Saturday, 21 May 2022 : 5th Week of Easter, Memorial of St. Christopher Magallanes, Priest and Martyr, and Companions, Martyrs (Homily and Scripture Reflections)

Liturgical Colour : White or Red (Martyrs)

Dear brothers and sisters in Christ, today as we listened to the words of the Scriptures, we are all reminded of the responsibility and mission that each one of us as Christians had been entrusted with, and how as the followers and disciples of Christ, it is bound that we will encounter challenges and trials in our journey and path, as we continue to proceed down this way, in obeying the Lord and His commandments. Sometimes we may even have to make a stand and choose between remaining faithful to the Lord or to conform to the ways and norms of the world at the cost of abandoning our faith and Christian identity.

In our Gospel passage today, the Lord spoke plainly before all of His disciples that they were bound to be hated by the world, as the world itself had hated the Lord and tried to suppress Him and His truth. Just as the Lord had encountered a lot of opposition from the Pharisees, the teachers of the Law and the chief priests throughout His mission in this world, and had His path littered with plenty of disapproval, persecution and ridicule from those who hardened their hearts and refused to believe in His truth, hence, the same things would likely happen to those who walk in the same path that Christ had walked as well.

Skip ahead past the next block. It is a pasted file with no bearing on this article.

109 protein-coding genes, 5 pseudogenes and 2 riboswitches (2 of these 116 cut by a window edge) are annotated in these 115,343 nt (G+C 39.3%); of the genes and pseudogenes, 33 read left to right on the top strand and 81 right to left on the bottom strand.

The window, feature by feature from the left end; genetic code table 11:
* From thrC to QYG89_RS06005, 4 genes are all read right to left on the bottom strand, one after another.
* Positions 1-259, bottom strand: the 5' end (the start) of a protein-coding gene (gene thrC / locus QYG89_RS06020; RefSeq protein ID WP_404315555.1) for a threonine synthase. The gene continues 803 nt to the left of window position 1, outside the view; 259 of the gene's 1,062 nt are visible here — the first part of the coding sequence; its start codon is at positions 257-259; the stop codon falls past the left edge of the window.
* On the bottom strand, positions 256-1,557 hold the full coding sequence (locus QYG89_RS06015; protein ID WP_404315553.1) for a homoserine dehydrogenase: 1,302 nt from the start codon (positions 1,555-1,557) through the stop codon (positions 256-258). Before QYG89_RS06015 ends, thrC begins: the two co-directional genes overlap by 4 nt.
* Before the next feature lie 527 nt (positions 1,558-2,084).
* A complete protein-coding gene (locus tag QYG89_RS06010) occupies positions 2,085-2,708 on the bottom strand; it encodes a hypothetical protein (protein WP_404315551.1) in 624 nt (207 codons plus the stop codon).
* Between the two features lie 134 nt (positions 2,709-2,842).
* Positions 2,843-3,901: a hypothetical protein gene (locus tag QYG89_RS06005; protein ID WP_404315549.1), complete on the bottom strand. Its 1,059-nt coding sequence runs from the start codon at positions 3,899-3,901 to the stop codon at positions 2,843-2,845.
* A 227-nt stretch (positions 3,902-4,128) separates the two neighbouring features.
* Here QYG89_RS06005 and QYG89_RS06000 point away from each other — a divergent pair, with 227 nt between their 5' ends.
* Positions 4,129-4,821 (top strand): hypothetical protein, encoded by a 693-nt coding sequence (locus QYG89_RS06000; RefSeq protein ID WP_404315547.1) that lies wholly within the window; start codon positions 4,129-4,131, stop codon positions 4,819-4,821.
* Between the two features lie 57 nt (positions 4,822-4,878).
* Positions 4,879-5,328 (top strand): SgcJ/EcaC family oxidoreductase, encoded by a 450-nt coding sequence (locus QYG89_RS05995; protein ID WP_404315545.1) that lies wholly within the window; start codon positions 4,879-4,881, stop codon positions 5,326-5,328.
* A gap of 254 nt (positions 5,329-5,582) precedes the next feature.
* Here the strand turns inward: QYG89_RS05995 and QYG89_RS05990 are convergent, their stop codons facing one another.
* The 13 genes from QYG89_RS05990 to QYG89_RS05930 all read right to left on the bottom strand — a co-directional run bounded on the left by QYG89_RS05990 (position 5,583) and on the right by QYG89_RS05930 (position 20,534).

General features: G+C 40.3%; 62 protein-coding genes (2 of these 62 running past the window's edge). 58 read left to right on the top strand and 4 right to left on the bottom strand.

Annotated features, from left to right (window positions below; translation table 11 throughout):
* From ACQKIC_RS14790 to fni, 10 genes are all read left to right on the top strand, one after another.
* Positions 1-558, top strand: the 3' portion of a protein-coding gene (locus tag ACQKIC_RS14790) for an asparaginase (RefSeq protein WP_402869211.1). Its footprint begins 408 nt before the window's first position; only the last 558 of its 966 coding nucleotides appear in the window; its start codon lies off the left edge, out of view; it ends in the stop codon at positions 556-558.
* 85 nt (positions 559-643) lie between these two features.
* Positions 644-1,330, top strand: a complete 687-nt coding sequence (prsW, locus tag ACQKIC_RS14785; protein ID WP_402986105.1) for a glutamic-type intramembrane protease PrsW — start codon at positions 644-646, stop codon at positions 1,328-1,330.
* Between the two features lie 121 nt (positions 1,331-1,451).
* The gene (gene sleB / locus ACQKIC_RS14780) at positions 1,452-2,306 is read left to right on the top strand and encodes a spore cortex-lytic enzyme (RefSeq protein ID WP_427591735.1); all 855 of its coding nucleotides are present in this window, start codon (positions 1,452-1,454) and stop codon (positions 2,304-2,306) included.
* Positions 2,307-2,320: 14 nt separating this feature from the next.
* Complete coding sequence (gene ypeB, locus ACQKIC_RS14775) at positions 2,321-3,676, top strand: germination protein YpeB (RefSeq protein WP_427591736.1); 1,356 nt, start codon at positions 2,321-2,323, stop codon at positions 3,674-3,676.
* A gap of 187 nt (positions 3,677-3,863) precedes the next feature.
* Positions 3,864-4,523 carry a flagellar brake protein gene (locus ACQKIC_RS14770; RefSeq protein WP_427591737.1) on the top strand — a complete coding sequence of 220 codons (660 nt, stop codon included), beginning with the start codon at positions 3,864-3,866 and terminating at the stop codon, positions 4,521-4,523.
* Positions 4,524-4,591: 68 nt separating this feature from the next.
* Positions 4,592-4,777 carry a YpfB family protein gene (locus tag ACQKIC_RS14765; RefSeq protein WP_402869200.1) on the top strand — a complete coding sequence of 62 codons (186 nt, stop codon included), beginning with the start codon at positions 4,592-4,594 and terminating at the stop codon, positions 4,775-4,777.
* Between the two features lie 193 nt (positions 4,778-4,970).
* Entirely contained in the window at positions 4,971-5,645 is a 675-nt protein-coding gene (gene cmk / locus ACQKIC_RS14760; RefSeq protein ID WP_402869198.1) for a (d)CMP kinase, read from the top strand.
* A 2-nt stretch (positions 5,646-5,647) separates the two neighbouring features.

That was what the disciples would encounter as they went on their mission and works, having been sent by the Lord with the mission to evangelise to the whole entire world. He called on all of them and gave them the mission to go forth to all the nations, and make disciples of all mankind, to baptise them all in the Name of the Father, the Son and the Holy Spirit. The Apostles and the many other missionaries and servants of God all laboured throughout the history of the Church, proclaiming the Good News of God’s salvation and His truth, and both enjoying great successes as well as enduring the persecution that came in quite a few of their missions.

As we heard in our first reading today, we heard of how St. Paul continued with his missionary journey, bringing St. Timothy, one of his protege with him, who would become one of the first bishops and successors of the Apostles. It was mentioned and indirectly implied how the Apostles were encountering challenges in their journey, and how the Christian missionaries encountered opposition from both the Jewish diaspora and from others who were not receptive of the truth they were bringing to them. If we read on more from the Acts of the Apostles beyond our reading passage today, then we will realise just how much hardships they had to endure.